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12 Local Bookstores to Keep Every Bookworm's Shelves Stocked

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Bored of the predictable best sellers at your local Barnes & Noble? Given our region's literary history and brainiac universities, it's only right that Boston and Cambridge are full of indie bookstores. In map form, we've compiled some favorites on both side of the Charles, many of which have longstanding relationships with authors and the neighboring community. And for the budget-conscious, rest easy knowing that several of these stores stock top notch and rare used books. Now, who's curling up with a coffee and a new read this weekend?


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Porter Square Books

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Tucked into a huge shopping plaza, Porter Square Books is a refuge for readers who like their store owners local and their event schedule packed. The staff here is quick to give a recommendation and the children's section boasts story hours and a program called Fresh Ink, allowing kids and teens the chance to read books before they are published. Another strong community link is a consignment program designed to allow local self-published authors a chance to sell in-store. [Photo]

Bryn Mawr Book Store

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Bryan Mawr has quite a nifty operation over in Huron Village. The bookstore was founded by alumni of Bryn Mawr College in Pennsylvania and is staffed by volunteers, accepting books only through donation. All the proceeds of the store provide scholarships for New England students of the college. Why not help something learn while educating yourself on a topic of interest? [Photo]

Harvard Book Store

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Block out a chunk of time when you visit this landmark indie bookseller, founded in 1932, which contrary to its name has no affiliation with Harvard University. Readers can pore over the latest bestselling titles or poke around an extensive selection of used books—and then maybe stay for one of the many author lectures in a packed event series schedule. A history of innovation includes eco-friendly bike delivery in the area and a book-making robot to aid in self publishing. [Photo]

Grolier Poetry Book Shop, Inc.

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Rumor has it that Grolier is the oldest poetry-dedicated bookshop in the country, opening in 1927 with just 400 square feet of space. While it may be small, it is loaded to the brim and linked to bigshots like E. E. Cummings, Allan Ginsberg, and T. S. Eliot. It remains relevant in poetry circles with regular events and readings, ties to Harvard, and continuously stocking obscure international work. [Photo]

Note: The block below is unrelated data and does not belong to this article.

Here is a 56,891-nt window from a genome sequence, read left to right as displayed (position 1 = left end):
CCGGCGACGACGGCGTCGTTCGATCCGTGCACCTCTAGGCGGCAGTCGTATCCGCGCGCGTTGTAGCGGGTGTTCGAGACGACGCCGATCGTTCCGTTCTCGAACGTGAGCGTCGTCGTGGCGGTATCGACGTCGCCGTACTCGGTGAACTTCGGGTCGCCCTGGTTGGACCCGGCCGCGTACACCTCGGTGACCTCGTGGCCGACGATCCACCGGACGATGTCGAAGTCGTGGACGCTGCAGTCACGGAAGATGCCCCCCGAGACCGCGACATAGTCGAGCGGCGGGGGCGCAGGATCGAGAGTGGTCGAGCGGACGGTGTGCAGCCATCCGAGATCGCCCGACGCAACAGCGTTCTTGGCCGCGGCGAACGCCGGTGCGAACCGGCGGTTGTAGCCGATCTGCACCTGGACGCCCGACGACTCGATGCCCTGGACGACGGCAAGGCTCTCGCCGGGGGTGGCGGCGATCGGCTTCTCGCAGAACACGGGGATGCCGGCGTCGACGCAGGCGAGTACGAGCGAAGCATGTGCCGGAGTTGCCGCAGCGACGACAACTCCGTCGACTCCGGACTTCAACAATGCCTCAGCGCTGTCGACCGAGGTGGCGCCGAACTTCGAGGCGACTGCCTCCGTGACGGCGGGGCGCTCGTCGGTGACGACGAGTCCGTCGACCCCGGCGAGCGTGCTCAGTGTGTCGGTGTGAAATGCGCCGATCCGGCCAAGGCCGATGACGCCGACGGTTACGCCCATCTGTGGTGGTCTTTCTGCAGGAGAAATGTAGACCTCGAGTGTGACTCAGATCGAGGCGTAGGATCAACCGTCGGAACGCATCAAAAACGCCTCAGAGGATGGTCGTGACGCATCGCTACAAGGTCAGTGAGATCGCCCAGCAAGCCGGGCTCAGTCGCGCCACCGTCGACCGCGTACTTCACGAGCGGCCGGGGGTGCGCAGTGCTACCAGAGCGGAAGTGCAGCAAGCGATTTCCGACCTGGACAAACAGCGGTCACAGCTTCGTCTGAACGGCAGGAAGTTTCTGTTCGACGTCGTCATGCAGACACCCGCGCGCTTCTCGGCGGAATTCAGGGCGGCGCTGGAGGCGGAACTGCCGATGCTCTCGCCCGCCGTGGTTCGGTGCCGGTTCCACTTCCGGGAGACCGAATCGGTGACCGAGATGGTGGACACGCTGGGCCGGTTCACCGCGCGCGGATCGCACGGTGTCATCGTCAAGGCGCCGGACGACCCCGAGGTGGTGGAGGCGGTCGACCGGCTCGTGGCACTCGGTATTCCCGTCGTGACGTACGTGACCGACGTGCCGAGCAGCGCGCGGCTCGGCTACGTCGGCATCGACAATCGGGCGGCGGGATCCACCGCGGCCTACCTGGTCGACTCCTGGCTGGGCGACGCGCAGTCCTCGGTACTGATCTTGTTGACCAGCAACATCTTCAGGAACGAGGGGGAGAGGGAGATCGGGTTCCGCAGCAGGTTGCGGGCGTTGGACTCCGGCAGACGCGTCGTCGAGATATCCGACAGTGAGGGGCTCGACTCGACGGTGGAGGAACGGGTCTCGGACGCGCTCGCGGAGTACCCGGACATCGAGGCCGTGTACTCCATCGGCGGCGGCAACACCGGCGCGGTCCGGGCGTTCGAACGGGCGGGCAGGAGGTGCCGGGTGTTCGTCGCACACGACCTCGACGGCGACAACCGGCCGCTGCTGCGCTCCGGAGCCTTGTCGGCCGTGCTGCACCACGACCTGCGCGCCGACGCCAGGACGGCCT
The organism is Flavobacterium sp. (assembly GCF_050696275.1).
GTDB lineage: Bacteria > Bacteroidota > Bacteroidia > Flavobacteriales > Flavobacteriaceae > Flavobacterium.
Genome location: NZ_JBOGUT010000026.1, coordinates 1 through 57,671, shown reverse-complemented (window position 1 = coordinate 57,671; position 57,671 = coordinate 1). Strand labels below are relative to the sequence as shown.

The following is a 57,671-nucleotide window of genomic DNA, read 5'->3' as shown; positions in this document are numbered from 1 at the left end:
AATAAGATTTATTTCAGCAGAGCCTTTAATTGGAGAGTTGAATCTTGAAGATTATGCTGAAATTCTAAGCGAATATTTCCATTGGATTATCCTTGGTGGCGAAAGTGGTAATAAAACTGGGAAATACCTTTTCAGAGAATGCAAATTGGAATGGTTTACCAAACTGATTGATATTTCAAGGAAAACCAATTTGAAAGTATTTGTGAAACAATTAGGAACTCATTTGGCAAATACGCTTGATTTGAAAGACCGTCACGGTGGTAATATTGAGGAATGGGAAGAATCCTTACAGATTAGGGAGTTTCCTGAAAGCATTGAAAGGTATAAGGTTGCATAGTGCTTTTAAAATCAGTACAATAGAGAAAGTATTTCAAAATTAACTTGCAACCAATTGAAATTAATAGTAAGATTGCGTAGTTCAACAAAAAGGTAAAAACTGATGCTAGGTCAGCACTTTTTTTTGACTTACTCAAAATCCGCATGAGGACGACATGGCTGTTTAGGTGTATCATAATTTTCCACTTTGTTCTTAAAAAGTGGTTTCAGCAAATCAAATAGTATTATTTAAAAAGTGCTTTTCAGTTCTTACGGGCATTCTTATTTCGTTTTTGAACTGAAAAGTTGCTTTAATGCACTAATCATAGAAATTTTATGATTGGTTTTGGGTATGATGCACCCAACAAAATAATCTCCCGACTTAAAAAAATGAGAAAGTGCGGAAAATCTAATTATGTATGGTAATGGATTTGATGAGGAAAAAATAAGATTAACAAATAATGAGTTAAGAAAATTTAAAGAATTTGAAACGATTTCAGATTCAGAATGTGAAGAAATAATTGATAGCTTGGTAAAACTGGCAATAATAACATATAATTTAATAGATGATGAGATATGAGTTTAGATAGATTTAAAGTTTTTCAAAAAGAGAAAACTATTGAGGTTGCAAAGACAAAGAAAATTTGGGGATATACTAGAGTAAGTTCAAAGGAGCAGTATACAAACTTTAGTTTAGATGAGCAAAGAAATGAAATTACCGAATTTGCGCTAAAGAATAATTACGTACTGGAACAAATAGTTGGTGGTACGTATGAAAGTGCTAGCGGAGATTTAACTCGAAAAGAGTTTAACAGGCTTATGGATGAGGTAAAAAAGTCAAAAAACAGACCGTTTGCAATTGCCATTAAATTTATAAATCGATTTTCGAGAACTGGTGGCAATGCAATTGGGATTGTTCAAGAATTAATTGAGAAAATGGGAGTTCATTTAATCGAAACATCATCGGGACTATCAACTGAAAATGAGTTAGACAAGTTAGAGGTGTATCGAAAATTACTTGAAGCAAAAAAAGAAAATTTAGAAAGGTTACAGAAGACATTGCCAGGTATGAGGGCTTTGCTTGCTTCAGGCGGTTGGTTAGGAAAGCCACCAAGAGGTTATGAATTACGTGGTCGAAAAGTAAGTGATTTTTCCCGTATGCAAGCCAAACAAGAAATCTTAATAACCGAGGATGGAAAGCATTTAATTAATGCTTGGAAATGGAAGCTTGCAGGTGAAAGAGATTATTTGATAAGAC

Lorem Ipsum Books

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This Inman shop caters to the Harvard and MIT audiences it sits between, with a browsable mix of used books in anthropology, mathematics, transportation, urban planning, classics, and typography. The store cleverly marks down its inventory on bad weather days and has an event calendar to keep customers coming back (even in rain, snow, and sleet). [Photo]

Rodney's Bookstore

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Rodney's bills itself as having more than just books—but its selection of used and discounted new titles is also noteworthy. An in-store large-scale print can make posters and inexpensive pine shelving units are available to organize your reading haul. Explore a sample of the current inventory on their website if you'd like to shop from your own couch. [Photo]

Brattle Book Shop

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Brattle is a place where book lovers are guaranteed to freak out: Over a quarter million books, maps, prints, and postcards from all fields and time periods are in this three-story Downtown Crossing space. The specialties here span from general used books to out-of-print titles, as well as first editions, collectibles, and fine leather bindings in a "Rare Book Room" on the third floor. Also be sure to shop the sale lot adjacent to the giant-pencil adorned storefront. [Photo]

Raven Used Books

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Raven has received much praise for its used book selection (primarily scholarly and literary titles), with its original store in Harvard Square. This Newbury Street space is certainly brighter than its garden-level predecessor, and conveniently located on a popular shopping route. Each store adds about 1000 books weekly and prices anywhere from 50% to 80% off the original cover price. [Photo]

Trident Booksellers & Cafe

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Trident has nailed the bookstore-slash-cafe on Newbury Street, with an award-winning magazine selection and plenty of new and discounted books that pair nicely with brunch. The success of a "Mom and Pop" store in such a high-rent, commercial neighborhood does not seem to deter the owner from cultivating a strong fanbase through author talks and trivia nights (obviously you need to show off the facts you've been reading about!). [Photo]

Brookline Booksmith